Con forced my hand on it and it was a great decision. I would have regretted leaving the game then but the club knew what was best for me at a time that I didn’t know myself.

"I wasn’t so sure, maybe afraid of the commitment a small bit because I had committed my whole life to rugby.

“The club sucked me back in but there are such good people there and it’s definitely the best thing that happened to me.”

A qualified nutritionist amongst other things, the role helped to open doors for Holland who is now a specialist advisor to the Cork hurling and football squads.

Denis Fogarty sat on the bench, as reserve hooker to Jerry Flannery, in Munster’s 2006 Heineken Cup final win over Biarritz.

After amassing 98 caps for his province, the former Rockwell star sought pastures new and played Pro D2 rugby in France with Aurillac, Agen and Provence between 2012 and 2016.

Immediately after his retirement, he spent two seasons in charge of the Provence Esquires — their academy.

However, with two young kids, Denis and his wife, Sarah, hankered for a return home.

While Fogarty was interested in pursuing a coaching career, he wanted to do so on an amateur basis, like so many coaches scattered throughout clubs of all codes around the country.

He also wanted to get into the workforce and maximise the excellent communication skills and strong work ethic he had developed over the years as a full time professional.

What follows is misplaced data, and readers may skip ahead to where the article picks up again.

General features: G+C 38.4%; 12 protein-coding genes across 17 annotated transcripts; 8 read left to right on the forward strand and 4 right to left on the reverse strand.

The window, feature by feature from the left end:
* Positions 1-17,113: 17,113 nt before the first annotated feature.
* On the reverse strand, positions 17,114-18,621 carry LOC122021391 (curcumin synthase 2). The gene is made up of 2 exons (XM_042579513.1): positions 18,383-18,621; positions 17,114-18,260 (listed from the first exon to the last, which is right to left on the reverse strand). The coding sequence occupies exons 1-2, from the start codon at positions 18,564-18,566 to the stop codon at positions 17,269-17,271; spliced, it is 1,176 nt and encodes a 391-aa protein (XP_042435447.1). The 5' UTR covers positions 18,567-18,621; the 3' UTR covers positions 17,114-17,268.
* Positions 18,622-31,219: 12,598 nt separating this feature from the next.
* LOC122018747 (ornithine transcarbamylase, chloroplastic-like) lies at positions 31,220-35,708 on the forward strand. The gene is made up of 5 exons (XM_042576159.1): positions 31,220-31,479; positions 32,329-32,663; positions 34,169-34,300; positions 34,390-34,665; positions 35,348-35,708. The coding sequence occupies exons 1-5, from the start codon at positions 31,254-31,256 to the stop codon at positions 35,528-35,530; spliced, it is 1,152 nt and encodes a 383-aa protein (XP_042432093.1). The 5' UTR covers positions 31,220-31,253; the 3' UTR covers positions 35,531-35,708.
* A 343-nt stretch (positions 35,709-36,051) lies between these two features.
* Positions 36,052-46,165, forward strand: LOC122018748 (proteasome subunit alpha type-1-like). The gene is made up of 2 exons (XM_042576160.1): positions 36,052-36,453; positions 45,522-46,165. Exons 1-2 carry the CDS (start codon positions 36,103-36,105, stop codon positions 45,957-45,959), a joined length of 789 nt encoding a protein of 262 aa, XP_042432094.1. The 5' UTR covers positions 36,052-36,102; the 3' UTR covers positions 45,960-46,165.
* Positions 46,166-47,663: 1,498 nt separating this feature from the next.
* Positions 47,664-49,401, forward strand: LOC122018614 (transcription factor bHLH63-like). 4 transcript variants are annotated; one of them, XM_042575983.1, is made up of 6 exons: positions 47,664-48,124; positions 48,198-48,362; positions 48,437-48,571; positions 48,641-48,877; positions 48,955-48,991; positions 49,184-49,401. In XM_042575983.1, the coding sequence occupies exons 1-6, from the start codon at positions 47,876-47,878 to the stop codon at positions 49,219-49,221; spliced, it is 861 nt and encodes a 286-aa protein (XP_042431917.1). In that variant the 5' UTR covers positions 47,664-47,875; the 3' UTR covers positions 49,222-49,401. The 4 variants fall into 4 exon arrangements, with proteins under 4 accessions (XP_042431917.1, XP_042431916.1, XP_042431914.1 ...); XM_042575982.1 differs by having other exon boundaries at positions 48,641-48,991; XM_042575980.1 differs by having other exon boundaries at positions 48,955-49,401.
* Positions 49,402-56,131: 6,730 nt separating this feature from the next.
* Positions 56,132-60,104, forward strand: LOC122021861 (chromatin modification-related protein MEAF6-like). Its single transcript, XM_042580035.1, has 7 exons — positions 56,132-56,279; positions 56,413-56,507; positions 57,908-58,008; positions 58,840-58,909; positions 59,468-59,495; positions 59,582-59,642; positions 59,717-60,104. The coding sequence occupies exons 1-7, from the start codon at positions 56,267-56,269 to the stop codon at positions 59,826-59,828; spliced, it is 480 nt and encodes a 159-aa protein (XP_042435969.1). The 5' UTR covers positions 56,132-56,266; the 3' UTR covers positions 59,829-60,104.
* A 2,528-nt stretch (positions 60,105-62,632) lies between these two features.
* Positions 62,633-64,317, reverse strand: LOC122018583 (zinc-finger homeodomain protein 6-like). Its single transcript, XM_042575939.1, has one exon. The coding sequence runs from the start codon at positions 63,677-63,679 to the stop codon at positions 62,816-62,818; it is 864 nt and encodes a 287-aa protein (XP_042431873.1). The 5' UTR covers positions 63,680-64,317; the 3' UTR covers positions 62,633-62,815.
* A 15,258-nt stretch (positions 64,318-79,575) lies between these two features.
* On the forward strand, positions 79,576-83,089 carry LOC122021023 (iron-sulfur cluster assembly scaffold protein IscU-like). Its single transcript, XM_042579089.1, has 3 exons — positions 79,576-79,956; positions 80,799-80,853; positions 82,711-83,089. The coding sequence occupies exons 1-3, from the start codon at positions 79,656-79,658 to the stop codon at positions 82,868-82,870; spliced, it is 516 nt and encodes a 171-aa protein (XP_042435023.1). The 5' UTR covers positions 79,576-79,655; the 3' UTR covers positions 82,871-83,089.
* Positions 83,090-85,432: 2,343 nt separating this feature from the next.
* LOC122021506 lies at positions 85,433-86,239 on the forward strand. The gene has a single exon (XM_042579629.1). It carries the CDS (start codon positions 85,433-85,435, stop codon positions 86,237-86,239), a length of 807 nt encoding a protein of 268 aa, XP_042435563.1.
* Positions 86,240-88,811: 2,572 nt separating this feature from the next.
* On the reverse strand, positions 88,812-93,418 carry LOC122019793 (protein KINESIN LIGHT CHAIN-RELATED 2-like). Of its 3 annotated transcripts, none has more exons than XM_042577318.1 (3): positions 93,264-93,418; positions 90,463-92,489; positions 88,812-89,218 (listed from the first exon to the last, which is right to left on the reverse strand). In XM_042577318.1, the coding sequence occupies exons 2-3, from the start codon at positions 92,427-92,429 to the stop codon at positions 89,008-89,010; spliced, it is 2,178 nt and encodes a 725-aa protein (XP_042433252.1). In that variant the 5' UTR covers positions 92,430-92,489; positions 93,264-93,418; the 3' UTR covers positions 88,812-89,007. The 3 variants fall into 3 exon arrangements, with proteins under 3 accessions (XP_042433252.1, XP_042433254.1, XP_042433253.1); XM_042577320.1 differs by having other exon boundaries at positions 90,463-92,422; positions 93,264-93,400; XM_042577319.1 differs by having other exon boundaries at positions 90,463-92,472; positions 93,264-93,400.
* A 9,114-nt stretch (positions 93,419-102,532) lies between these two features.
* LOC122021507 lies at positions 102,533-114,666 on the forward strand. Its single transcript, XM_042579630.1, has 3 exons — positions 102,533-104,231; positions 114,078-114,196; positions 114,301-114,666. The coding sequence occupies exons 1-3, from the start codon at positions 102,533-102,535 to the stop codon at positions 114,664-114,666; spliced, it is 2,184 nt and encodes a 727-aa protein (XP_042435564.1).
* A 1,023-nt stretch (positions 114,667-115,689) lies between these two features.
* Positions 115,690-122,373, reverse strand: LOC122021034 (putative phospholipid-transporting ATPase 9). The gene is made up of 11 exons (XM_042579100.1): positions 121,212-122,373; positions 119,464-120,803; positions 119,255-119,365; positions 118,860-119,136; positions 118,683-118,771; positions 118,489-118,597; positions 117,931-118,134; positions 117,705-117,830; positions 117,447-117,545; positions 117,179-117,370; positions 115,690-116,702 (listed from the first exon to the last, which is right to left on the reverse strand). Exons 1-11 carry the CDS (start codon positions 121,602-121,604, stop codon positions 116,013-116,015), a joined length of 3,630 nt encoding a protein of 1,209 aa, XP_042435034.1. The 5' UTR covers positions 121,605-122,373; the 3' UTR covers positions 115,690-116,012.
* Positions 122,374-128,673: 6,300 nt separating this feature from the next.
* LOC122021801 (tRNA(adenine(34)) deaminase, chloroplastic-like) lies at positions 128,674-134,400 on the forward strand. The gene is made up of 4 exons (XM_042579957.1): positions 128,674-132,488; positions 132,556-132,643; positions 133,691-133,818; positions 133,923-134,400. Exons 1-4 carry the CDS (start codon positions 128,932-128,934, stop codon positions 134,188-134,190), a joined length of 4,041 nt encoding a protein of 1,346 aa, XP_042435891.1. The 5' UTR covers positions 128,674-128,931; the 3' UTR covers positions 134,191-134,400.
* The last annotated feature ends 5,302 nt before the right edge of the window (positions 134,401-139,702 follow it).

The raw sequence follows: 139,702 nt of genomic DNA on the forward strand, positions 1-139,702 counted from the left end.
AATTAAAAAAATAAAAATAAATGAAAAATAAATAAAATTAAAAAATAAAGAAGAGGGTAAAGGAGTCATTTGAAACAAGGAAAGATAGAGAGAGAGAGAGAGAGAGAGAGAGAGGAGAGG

Happenstance drew us together when Denis was invited on RTÉ’s panel for Munster’s Champions Cup semi-final against Racing 92 in Bordeaux last April.

I knew Denis from his playing days with Cork Constitution.

“How are things Denis, what are you up to?” I said. And things developed from there.

Fogarty said: “I had made my mind up to come home when we met in Bordeaux. Everybody knows it’s a difficult time finishing up in the professional game.

"Knowing what to do and where to go was very difficult for my family and I and I’m hugely grateful for my club to help me out in that next step.

“I always knew I didn’t want to do professional coaching. I was delighted when Con offered me a role with the U20 side but the biggest thing for me was the advice and help I received in going about getting a new job and a new career.”

Denis is now a senior account manager with National Business Machines in Munster.

Over the years, I have spoken to young professional players setting out on their journey about the importance of having “somewhere to hang your hat” when their career comes to an end.

Munster don’t have a clubhouse. You can’t just pop in and watch them train on a Tuesday and Thursday night.

It is important to have a support mechanism.

The opportunities that inevitably arise for the cream of the professional crop post-retirement prove the exception rather than the rule.

Staying connected to a club not only represents a decent starting point, at both ends of the professional landscape, but can ultimately prove both enjoyable and rewarding in the long run.

Players like Williams and Fogarty are proof of that.